One reason is that both farmers and states have always been leery of any federal intervention at all. A few years ago, the Washington State Health Department reported that "the minimal enforcement effort over recent years has produced bitterness and resistance among the growers, and not much housing... strong enforcement of existing rules would result in more bitterness and resistance and less housing."

In part to keep the feds away, Washington State moved in 1995 to create its own provisional licensing program, under which growers were required to follow some, but not all, of the federal rules. For example, federal regulations require one hand-washing sink for every six people; the state settled on one for every 10. OSHA requires mechanical refrigeration to store perishable items for all occupants; the state said growers had three to five years to comply with this, but that coolers and ice would be acceptable in the interim. Unlike OSHA, the state program did not require wood, asphalt or concrete floors for shelter. "We wanted to come up with a balance of health and safety," one state official says, "while still moving towards OSHA standards."

Under the 1995 program, 35 growers operated licensed camps accommodating 2,000 workers. It was a tiny fraction of the housing that was needed, but state officials felt the program might eventually develop into a full-scale solution. The legislature offered $10 million in funding to expand the provisional facilities.

To farmworker advocates, however, Washington's provisional plan merely represented an effort to avoid federal interference without meeting federal law. They feared that the system wouldn't turn out to be provisional at all--it would represent a permanent ceiling, rather than a floor, on the quality of migrant worker housing. "It was arrogance by the industry to think they could avoid OSHA," says Guadalupe Gamboa, regional director of the United Farmworkers of America. "You don't provide housing by lowering standards."

And so, last year, the farmworkers and their activist allies chose to gamble. They threatened to file a lawsuit against OSHA if federal guidelines were not strictly enforced for the summer of 1999 in Washington State. That would mean declaring virtually all the provisional sites to be inadequate, and closing them. OSHA was persuaded. It agreed that the provisional program had, in fact, turned into a lowering of standards, and declared that the state guidelines were not acceptable on any basis--even as a part of a long-term plan to fix the problem. State health officials were left to enforce the federal standards, shutting down the provisional camps they had previously licensed. "To both the growers and workers it was crazy," Gardipee says. "They were told to leave and go heaven knows where." The governor's office called OSHA's move "a poorly thought-out political blunder."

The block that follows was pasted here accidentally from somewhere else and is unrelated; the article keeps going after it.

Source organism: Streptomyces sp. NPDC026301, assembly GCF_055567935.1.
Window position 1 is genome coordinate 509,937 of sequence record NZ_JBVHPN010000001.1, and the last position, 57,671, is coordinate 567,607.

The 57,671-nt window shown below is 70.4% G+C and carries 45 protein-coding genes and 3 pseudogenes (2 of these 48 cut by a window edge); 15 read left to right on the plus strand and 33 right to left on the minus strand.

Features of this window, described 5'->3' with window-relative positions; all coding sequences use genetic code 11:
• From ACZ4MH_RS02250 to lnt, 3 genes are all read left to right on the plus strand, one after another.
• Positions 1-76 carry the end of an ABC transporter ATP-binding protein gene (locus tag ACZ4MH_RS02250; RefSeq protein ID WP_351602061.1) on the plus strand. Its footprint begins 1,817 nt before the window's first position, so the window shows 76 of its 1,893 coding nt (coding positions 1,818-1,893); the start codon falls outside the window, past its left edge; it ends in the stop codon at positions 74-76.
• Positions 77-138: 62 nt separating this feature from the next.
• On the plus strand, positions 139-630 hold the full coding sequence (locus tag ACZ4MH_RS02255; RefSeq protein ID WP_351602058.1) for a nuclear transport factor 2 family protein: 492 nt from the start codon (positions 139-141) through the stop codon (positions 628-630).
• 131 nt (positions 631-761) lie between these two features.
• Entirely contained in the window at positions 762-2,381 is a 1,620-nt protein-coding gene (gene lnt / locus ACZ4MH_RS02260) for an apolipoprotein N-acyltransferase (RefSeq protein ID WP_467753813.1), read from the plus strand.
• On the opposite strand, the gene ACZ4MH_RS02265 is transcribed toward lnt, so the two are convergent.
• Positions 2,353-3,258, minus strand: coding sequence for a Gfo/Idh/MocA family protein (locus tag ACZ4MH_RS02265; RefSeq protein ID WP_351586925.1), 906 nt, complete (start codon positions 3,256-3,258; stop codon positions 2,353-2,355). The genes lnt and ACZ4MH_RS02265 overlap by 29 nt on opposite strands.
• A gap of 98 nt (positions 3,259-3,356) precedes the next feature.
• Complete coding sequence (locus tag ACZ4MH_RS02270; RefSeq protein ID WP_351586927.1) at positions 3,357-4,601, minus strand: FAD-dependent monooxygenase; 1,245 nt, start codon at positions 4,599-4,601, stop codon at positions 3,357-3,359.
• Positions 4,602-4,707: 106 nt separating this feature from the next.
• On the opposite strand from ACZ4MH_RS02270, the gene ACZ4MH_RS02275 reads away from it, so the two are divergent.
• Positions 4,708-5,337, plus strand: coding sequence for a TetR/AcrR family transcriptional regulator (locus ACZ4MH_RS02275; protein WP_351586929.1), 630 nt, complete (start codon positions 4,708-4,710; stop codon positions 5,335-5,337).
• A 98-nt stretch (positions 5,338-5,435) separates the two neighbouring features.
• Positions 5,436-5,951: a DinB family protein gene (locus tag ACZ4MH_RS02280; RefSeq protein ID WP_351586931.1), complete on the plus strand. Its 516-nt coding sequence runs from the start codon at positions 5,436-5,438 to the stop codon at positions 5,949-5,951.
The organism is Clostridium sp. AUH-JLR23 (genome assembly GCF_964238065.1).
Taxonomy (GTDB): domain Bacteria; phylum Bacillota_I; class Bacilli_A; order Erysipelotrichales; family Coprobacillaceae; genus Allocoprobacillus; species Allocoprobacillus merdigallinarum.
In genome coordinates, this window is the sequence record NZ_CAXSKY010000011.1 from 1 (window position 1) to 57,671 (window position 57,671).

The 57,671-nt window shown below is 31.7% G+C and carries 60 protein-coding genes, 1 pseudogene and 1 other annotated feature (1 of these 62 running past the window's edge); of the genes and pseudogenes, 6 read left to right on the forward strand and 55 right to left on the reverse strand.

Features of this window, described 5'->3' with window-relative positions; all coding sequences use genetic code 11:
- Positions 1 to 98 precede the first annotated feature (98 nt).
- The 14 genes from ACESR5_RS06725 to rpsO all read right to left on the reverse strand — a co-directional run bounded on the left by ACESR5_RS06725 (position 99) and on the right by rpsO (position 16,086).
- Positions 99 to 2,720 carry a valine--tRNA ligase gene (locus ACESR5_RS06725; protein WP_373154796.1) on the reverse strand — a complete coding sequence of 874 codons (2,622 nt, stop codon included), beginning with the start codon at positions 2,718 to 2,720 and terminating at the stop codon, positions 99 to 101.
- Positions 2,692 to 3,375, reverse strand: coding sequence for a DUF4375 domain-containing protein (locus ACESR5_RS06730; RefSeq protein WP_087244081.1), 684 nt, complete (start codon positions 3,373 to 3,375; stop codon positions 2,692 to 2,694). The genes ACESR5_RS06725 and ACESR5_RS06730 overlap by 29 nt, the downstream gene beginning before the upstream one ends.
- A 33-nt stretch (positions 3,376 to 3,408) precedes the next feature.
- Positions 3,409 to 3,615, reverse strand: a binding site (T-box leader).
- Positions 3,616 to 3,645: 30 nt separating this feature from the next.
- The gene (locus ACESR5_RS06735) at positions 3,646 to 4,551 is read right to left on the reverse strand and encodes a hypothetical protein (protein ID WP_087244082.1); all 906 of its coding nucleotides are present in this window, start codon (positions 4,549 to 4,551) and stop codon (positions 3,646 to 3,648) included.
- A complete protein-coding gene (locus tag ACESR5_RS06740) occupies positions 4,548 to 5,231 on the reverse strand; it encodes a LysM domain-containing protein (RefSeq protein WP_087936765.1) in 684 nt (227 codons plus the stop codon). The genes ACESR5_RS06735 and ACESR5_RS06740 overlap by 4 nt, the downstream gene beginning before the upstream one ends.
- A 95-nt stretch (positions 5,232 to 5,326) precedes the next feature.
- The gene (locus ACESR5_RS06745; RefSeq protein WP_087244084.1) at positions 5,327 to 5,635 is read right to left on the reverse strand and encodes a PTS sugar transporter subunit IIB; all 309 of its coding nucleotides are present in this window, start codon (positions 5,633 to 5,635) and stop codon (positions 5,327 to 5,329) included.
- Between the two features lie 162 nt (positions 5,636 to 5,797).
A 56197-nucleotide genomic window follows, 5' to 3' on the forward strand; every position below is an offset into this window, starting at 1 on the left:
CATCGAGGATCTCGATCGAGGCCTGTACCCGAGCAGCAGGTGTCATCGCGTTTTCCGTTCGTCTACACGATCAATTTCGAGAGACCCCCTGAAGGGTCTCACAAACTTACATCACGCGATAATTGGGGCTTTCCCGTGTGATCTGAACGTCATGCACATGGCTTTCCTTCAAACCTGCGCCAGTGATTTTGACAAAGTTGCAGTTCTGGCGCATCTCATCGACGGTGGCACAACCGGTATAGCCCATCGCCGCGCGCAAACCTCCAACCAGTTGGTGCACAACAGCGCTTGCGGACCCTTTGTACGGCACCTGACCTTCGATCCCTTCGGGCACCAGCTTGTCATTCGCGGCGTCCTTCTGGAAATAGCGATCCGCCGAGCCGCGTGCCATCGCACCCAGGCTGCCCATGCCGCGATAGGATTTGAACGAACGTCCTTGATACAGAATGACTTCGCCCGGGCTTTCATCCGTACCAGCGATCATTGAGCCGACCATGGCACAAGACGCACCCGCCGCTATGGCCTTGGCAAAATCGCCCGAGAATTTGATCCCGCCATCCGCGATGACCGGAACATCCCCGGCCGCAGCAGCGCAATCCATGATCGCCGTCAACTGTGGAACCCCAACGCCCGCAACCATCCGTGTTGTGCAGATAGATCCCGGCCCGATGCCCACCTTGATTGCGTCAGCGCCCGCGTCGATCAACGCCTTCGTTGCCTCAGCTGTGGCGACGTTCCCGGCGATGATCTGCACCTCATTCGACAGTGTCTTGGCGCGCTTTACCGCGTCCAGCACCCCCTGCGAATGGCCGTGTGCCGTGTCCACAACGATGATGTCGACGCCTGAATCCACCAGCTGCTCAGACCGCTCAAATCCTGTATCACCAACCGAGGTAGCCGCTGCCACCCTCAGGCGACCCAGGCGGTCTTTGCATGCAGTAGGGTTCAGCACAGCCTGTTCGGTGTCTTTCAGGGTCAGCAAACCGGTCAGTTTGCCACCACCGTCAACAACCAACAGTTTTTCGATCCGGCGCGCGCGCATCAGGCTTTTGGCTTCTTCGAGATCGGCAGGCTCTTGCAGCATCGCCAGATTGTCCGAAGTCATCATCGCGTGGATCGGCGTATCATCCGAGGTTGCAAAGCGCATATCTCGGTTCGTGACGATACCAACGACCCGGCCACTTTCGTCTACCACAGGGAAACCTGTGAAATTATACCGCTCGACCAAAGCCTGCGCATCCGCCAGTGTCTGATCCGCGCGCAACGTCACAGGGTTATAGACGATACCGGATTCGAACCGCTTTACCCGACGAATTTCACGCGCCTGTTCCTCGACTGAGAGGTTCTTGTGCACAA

But the state responded remarkably quickly. Besides authorizing the 10-year, $40 million commitment, the legislature set up a permanent housing facility on an experimental basis for 150 people in Mattawa, in cherry-growing central Washington. It vowed to scrutinize the Mattawa project closely for lessons on future projects. In addition, agreement was reached to create a new task force including the governor's office, the state Health Department, OSHA and advocacy groups to determine future housing guidelines together.

The task force has been meeting in recent weeks to decide whether to accept the governor's proposal to provide between 200 and 300 six- person tents this summer, with 7-foot ceilings and 50 square feet of space per worker. Rich Nafziger, the governor's spokesman on migrant worker housing, says that he doesn't expect any opposition from OSHA and the rules will most likely take effect May 1. The state will provide the tents to the growers at cost, out of funding separate from the pool of permanent housing funds.

The real question, though, is how far even $40 million over 10 years will go toward finding a permanent solution to a seemingly eternal dilemma. Some critics say that, when fully implemented, Washington State's program is unlikely to house more than 10,000 of the 65,000 migrants.

And whatever the new law may accomplish in the long run, this summer is likely to be as troublesome as any recent one. Much of the land around orchards in Washington is public land, and workers will continue to camp on it, in clear violation of federal standards. OSHA and the state can try to police these camps, but only at the risk of alienating both the growers and the workers themselves. "The key is how to maximize safety and sanitary conditions," says Nafziger. "The higher you set standards, the fewer growers will participate. When the standards are too low, conditions are unsafe. The problem is huge."